(b) Dominique also asserts that his trial counsel was ineffective by failing to request a jury charge that the testimony of an accomplice requires sufficient corroboration to establish defendant's participation in the crime. Former OCGA § 24–4–8 provides: “The testimony of a single witness is generally sufficient to establish a fact. However, in certain cases, including ․ felony cases where the only witness is an accomplice, the testimony of a single witness shall not be sufficient. Nevertheless, corroborating circumstances may dispense with the necessity for the testimony of a second witness ․“7 “Slight evidence of defendant's identity and participation from an extraneous source is all that is needed to corroborate the accomplice's testimony.” (Citation and punctuation omitted.) Wooten v. State, 240 Ga.App. 725, 728(3)(c), 524 S.E.2d 776 (1999); Harris v. State, 308 Ga.App. 456, 458, 707 S.E.2d 878 (2011). Moreover, our Supreme Court has held that an accomplice corroboration charge is only required “where the sole witness in the case is an accomplice.” Johnson v. State, 258 Ga. 506, 508(5), 371 S.E.2d 396(1988).

In this case, the accomplice, B. M., was not the only witness. Eric Fleming identified Dominique, and Dominique admitted in a statement to law enforcement that he was with B.M. on the night of the armed robberies. And these statements provide more than the “slight evidence” needed to corroborate the accomplice's testimony. For these reasons, counsel was not ineffective for failing to request a charge on accomplice corroboration. Harris, 308 Ga.App. at 459, 707 S.E.2d 878 (no ineffective assistance of counsel for failing to request charge on accomplice corroboration when state did not rely solely on accomplice testimony in securing conviction); Wooten, 240 Ga.App. at 728, 524 S.E.2d 776 (no ineffective assistance of counsel for failing to request accomplice corroboration charge when state did not rely wholly on accomplice's testimony).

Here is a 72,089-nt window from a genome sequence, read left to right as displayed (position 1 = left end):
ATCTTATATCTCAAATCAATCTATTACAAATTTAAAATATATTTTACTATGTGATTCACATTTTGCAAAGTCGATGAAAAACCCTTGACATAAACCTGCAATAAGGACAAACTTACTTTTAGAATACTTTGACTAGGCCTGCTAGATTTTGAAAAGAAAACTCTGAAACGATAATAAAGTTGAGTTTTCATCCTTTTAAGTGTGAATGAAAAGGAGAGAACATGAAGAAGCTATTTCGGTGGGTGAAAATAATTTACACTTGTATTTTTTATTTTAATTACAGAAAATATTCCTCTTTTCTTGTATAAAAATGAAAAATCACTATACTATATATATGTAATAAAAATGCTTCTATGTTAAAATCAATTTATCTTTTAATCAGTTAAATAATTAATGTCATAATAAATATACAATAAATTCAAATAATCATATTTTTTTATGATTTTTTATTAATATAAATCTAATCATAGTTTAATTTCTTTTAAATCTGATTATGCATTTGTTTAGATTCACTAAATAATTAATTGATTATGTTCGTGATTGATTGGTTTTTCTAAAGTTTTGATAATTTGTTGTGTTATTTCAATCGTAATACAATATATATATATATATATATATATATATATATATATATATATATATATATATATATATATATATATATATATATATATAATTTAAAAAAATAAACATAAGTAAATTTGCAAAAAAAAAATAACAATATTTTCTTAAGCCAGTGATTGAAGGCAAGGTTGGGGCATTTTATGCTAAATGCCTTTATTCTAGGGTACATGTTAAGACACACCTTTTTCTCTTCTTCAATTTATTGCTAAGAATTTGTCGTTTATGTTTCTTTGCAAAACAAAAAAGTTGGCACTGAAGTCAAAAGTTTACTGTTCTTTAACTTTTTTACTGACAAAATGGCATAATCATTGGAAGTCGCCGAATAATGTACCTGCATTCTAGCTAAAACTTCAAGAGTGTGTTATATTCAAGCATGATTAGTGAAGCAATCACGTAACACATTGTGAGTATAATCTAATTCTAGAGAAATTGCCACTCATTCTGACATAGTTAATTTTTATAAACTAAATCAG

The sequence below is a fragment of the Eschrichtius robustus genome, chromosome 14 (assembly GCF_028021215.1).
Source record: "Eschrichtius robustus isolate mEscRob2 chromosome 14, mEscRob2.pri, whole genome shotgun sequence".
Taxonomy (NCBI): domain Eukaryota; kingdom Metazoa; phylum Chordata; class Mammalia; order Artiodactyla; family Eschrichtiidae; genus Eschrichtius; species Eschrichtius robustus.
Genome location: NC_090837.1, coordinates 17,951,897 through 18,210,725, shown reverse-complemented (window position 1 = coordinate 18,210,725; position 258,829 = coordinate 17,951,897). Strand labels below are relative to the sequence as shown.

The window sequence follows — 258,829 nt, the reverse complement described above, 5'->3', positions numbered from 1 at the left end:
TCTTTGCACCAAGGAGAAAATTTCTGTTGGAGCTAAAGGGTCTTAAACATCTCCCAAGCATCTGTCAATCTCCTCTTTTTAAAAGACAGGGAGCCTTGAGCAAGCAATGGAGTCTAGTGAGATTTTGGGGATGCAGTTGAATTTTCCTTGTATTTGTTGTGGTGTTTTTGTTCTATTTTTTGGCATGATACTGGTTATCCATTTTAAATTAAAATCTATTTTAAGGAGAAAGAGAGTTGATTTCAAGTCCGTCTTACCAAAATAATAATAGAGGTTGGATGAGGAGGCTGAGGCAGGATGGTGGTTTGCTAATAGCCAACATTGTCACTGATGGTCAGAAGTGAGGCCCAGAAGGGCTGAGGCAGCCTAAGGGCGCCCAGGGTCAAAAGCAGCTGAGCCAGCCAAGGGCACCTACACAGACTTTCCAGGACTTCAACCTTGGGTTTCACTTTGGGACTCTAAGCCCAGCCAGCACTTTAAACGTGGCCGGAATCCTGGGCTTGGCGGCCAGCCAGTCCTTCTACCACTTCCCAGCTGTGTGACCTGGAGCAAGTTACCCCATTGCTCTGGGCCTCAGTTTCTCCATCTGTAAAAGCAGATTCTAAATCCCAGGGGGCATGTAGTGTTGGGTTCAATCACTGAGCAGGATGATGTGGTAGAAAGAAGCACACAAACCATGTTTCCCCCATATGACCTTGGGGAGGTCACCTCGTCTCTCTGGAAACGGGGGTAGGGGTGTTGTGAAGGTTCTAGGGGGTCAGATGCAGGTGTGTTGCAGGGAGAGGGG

We also do not find plain error in the failure to instruct the jury that corroboration is required for the same reasons. See Brown v. State, 321 Ga.App. 198, 200, 739 S.E.2d 118 (2013) (no plain error in failing to give accomplice corroboration charge when state relies on other evidence apart from accomplice's testimony). See State v. Kelly, 290 Ga. 29, 32, 718 S.E.2d 232 (2011) (“We now hold that, under OCGA § 17–8–58(b), appellate review for plain error is required whenever an appealing party properly asserts an error in jury instructions.”).

5. Dominique also asserts that the trial court erred in allowing Investigator Hiebert to testify about Merkeith's custodial statements in violation of Bruton. Bruton, 391 U.S. at 123. Specifically, Investigator Hiebert was allowed to testify that Merkeith confessed that he, B. M., and “others” went to commit the armed robberies, but the trial court instructed the jury that they were to only consider such statements against the maker and not any co-defendant. Dominique contends that the substitution of the names of the defendants with “other” or “others” violates Bruton and its progeny.